The Doctor: “Fourteen years since fish custard. Amy Pond. The girl who waited, you've waited long enough.”
Amy: “When I was a kid, you said there was a swimming pool. And a library, and the swimming pool was in the library.”
The Doctor: “Yeah. Not sure where it's got to now, it'll turn up! So! Coming?”
Amy: (shaking her head) “No.”
The Doctor: “You wanted to come fourteen years ago.”
Amy: “I grew up.”
The Doctor: “Don't worry. I'll soon fix that.”
This season has been my favourite of new Who so far. And that’s due primarily to its thematic undercurrent, one which chimes perfectly with what I love most in storytelling - the fairytale vibe, the innocence and wonder and scariness of childhood and of life in general. It’s what Spielberg has been doing for years. And it works for a reason. The same reason it has worked down through the centuries. It imparts important stories and lessons to children while also reminding adults what it is like to be a child, reminding us not to lose that special gift that lets us make up crazy adventures and weird and wacky stories in order to pass on down to our own children the same important messages and themes.
I love this season for its range of stories too, and that while shifting from the more overblown, camp, panto feel of Russell T Davies’ tenure to Steven Moffat’s more odd, sinister, eccentric fairytale feel, Doctor Who hasn’t lost its sense of fun nor its crazy, silly, very British whimsy. The stories this year have ranged from the downright nightmarish (The Time of Angels) to the very silly (Victory of the Daleks) to the emotionally sublime (Vincent and the Doctor). And throughout it all, Matt Smith has been a total legend and has made The Doctor his own. I liked Tennant, though I much preferred Eccleston, but Matt Smith has trumped them both. His energetic, clumsy, rather mad little old man in a young man’s body has been a joy to watch. And I love Amy too. Like many men I am in lust with Karen Gillan. She is great and has such a wicked chemistry with Matt that just crackles both onscreen and off. And she had to be great because this season was Amy’s story. It was the story of little seven-year-old Amelia Pond, the girl who waited. The girl who grew up, but who then became a child once more. Brilliant!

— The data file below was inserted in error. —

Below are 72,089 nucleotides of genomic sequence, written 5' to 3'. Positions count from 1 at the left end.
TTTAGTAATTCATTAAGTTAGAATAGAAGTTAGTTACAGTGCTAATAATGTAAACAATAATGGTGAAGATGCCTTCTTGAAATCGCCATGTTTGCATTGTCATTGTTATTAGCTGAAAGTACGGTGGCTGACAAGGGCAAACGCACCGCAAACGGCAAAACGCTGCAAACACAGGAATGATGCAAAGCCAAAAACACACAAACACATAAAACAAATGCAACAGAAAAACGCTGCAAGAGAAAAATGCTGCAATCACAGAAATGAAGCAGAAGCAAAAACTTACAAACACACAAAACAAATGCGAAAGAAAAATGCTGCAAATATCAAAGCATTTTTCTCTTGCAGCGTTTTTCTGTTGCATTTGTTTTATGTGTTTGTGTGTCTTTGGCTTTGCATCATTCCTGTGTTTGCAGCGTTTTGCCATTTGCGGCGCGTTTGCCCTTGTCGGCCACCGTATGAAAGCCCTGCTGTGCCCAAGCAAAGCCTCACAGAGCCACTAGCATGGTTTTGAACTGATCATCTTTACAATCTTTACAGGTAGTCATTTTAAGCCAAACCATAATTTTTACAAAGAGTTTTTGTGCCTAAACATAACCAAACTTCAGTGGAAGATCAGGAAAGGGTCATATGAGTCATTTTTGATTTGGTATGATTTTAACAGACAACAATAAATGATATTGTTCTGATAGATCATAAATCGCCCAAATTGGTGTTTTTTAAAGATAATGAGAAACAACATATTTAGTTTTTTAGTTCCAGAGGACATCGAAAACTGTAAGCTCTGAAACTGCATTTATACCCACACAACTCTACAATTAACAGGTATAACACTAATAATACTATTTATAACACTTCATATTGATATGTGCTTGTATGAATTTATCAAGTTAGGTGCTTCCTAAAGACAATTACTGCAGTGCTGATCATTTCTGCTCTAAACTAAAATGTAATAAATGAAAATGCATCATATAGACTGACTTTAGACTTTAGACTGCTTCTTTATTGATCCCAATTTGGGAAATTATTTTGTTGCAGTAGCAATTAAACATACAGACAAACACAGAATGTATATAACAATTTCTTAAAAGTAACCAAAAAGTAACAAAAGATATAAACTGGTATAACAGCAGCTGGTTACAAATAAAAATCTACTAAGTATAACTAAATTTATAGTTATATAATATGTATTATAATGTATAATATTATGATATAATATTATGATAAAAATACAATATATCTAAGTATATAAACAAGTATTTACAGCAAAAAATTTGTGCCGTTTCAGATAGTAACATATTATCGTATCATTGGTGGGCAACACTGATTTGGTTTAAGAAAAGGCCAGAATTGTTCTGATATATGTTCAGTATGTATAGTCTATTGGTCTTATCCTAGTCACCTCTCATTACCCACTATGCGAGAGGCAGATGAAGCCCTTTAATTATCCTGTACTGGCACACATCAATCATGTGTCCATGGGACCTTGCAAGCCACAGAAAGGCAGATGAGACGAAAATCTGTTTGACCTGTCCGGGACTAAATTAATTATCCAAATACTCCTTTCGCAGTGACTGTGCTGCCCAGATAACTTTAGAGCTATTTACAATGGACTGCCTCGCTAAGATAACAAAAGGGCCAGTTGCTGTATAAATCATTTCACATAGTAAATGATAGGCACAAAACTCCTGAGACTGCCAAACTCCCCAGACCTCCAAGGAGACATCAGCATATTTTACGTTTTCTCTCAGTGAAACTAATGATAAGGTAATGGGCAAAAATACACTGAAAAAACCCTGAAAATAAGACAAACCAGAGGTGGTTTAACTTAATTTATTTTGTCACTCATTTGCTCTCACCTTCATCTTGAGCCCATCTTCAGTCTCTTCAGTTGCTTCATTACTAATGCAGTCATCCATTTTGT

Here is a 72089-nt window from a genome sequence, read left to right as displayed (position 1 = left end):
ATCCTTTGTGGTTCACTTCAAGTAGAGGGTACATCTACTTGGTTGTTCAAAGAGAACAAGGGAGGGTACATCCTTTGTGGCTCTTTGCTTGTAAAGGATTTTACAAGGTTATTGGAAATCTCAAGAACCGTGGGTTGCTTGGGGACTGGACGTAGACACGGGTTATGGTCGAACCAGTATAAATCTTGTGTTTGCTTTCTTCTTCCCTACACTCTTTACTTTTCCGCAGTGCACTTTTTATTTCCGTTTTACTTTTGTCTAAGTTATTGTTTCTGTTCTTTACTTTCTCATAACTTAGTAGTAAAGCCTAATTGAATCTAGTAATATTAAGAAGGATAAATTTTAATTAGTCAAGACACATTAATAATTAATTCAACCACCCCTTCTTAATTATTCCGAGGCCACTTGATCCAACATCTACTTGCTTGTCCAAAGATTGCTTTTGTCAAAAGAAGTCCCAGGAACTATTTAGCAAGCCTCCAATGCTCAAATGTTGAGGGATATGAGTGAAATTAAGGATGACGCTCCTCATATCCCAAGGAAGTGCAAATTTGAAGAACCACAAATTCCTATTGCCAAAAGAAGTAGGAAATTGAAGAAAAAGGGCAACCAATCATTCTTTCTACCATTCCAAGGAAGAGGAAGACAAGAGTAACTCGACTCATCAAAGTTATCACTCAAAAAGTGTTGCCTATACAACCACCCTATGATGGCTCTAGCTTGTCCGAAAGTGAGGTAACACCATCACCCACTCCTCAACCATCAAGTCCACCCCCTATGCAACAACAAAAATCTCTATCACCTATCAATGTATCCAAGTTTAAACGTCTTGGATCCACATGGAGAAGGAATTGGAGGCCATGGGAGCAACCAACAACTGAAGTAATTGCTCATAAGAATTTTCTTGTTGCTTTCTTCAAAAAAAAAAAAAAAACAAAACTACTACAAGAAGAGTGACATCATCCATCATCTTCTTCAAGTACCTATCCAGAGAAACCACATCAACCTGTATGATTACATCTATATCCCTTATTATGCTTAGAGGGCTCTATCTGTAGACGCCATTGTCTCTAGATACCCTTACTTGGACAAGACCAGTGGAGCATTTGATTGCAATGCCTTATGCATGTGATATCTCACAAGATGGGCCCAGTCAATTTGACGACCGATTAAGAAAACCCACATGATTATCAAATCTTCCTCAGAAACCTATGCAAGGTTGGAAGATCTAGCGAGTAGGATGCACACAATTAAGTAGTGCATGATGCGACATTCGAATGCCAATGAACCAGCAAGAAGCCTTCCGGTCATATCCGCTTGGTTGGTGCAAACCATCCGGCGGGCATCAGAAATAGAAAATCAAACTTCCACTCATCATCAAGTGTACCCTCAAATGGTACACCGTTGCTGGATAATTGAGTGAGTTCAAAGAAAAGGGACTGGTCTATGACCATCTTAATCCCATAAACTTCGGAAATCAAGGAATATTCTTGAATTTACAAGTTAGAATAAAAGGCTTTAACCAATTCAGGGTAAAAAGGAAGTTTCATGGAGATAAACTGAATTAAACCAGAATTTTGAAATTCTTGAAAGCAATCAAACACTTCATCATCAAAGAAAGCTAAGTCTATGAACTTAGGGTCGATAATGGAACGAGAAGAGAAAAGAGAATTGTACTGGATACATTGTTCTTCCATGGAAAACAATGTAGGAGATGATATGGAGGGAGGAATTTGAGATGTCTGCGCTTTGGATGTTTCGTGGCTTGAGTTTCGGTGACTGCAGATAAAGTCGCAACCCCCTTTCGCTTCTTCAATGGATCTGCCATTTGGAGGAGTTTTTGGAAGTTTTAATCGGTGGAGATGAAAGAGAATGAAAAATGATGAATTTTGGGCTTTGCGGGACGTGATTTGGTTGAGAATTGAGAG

Any negatives? Well, my only real problem has been with some of the FX. There’s been some pretty shoddy CGI in places. So, please, someone give the guys at The Mill a kick. They do some great stuff (the two-part finale FX are all pretty darn excellent) but then they seem to counter it with some truly ropy stuff. A bit more quality assurance needed me thinks.
Anyway, this has been a wonderful new start for The Doctor with Steven Moffat proving yet again why he is such a genius of a writer and one of the very best working in the industry today. Everything in this season was thought out and planned in detail. Things are set up and pay off throughout – both plotwise and thematically. It’s an intricate machine of storytelling, which ends with the sublime two-parter of The Pandorica Opens and The Big Bang. And, of course, with season five a star has been born in the form of Matt Smith. So roll on the Christmas special.